And, make no mistake, it’s always been a matter of choice. In Talmudic times, there was a robust competition amongst the Jewish, Christian, and Pagan communities for the hearts and minds of the masses. The rabbis – two thousand years ago – had to make a case for Jewish community.

First, they laid out the obligations the community has toward the People. In short, the community had to provide for the physical, intellectual, and spiritual needs of everyone – no small task. Soup-kitchens for the poor; funding, and matchmakers, to make sure that orphans could marry; assistance for widows; burial societies and cemeteries for life’s end. Schools for learning. Synagogues for worship. Emissaries to represent the interests of the community to the Gentile authorities. The community would provide everything. (Sanhedrin 17b)

But the relationship must be reciprocal. The individual has obligations to the community as well.

Here’s how the Midrash puts it: “The person who asks, ‘Why should I trouble myself for the community? What’s in it for me to involve myself in their problems? Why should I care about what they say? I’m fine all by myself!” This person, says the Midrash, “מַחֲרִיב אֶת הָעוֹלָם – destroys the world. (Midrash Tanchuma, Mishpatim 2:2)

An example of Rabbinic exaggeration? Perhaps. Destroying the world might be putting it a bit too strongly.

And yet, and yet. The one who thinks, “I’ll just worry about myself and my needs alone,” doesn’t this way of thinking, ultimately, lead not merely to the disintegration of one’s local community but to the disintegration of society, of civilization itself?

And here’s what makes affiliation in Jewish community in particular and the energy we expend to strengthen it more than a provincial, self-centered act. Communal affiliation is generative. The act of connecting more deeply to our particular community, leads us to a deeper sense of obligation to and concern for the broader community. Our affiliation with and affection for members of our tribe does not have to lead us to being “tribal” in a parochial, narrow, xenophobic fashion. In fact, our tribal tradition wants our particular, personal experience to be a doorway to a more expansive sense of connection and responsibility for others who, while not MOTs, are part of our broader, human family.

As the great theologian and scholar, Rabbi Eugene Borowitz, argues, “our particular religious vision is also profoundly and inseparably universal.” Our People’s master narrative of our slave ancestors being redeemed at the Shores of the Red Sea, leads us to understand in a personal and profound way, the universal value of liberation and national dignity for all people.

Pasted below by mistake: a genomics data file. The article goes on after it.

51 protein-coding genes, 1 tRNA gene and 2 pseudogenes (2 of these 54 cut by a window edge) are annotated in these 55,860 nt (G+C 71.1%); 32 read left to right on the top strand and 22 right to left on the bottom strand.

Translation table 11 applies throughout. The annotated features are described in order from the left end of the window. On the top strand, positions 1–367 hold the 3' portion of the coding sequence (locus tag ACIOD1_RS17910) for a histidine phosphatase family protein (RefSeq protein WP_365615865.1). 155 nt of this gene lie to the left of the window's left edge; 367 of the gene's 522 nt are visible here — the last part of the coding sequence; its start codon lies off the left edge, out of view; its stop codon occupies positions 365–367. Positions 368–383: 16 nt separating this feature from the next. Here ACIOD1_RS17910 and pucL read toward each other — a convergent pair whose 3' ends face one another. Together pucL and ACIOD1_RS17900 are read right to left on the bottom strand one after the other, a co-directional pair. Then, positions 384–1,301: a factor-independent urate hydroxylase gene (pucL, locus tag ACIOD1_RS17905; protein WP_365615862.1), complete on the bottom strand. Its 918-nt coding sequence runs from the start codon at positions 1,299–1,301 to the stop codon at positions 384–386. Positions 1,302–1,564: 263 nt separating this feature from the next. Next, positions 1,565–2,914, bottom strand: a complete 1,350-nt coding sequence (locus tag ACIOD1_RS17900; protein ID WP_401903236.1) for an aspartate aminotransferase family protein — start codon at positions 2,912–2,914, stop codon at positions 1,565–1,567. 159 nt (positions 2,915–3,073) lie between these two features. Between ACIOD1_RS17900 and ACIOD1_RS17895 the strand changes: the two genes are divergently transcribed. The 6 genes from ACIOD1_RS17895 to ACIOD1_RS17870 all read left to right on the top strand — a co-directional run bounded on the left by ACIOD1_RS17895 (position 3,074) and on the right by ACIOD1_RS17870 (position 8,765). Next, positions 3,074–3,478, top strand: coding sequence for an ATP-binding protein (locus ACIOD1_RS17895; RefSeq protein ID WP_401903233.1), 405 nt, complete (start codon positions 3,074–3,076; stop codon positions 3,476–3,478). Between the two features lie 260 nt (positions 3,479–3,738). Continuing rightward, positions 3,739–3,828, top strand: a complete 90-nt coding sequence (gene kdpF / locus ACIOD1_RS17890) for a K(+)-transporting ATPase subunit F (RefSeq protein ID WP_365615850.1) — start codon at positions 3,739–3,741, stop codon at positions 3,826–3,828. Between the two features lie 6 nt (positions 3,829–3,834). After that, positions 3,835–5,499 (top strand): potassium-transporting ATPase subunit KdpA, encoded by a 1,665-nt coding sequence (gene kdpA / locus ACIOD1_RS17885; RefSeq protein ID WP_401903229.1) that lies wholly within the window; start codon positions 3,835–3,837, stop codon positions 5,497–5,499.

In a time when our nation is so deeply divided and so much in need of healing, our commitment to Jewish community and the values it upholds can help us to be better Americans for, as Jews, we have always cared for more than just “our own.” As the great sage Hillel put it 2000 years ago:

״וּכְשֶׁאֲנִי לְעַצְמִי, מָה אֲנִי?״

״If we are only for ourselves, what are we?”

For our Rabbis, the “case” for community is existential: without it, the whole world is destroyed. We depend upon community for our very survival – physical and spiritual as well for communities transmit values.

And our spirits, our souls, need the core values of our tradition especially right now.

In the face of hatred and violence, neo-Nazis and klansmen marching in our streets, our tradition reminds us (Lev 19:17):

לֹֽא־תִשְׂנָ֥א אֶת־אָחִ֖יךָ בִּלְבָבֶ֑ךָ

Hatred is a sin.

In the face of racism, homophobia, and xenophobia – our tradition reminds us that God created humanity through a common ancestor for the sake of peace –

מִפְּנֵי שְׁלוֹם הַבְּרִיּוֹת

so that no man or woman could ever say: אַבָּא גָּדוֹל מֵאָבִיךָ! My father is better than yours! (Sanhedrin 37a)

We are all children of the same loving God. We are all connected.

In a time of “alternative facts” – our tradition reminds us that there is such a thing as truth and that, indeed, the integrity of the world depends on it.

In a time in our country when disagreements about our deeply held beliefs increasingly move from what should be vigorous, healthy debates to scenes of chaos and violence, our tradition reminds us that, no matter how hard, our job is to “seek peace and pursue it.” (Psalm 34:15)

בַּקֵּ֖שׁ שָׁל֣וֹם וְרָדְפֵֽהוּ

I could go on all day – but I won’t.

But do indulge me just one more: In a time of fear, uncertainty, and anxiety, our tradition teaches us that “the whole world is a very narrow bridge. The most important thing is not to be afraid!” In the face of the very real and frightening challenges of our lives, our tradition reminds us never to lose hope, never to give in to our fears. And being part of a community helps us to cross the bridge despite those fears.

In my own experience, the gifts I receive from being part of this community, this People Israel, far outweigh what is required of me. I get so much more than I give.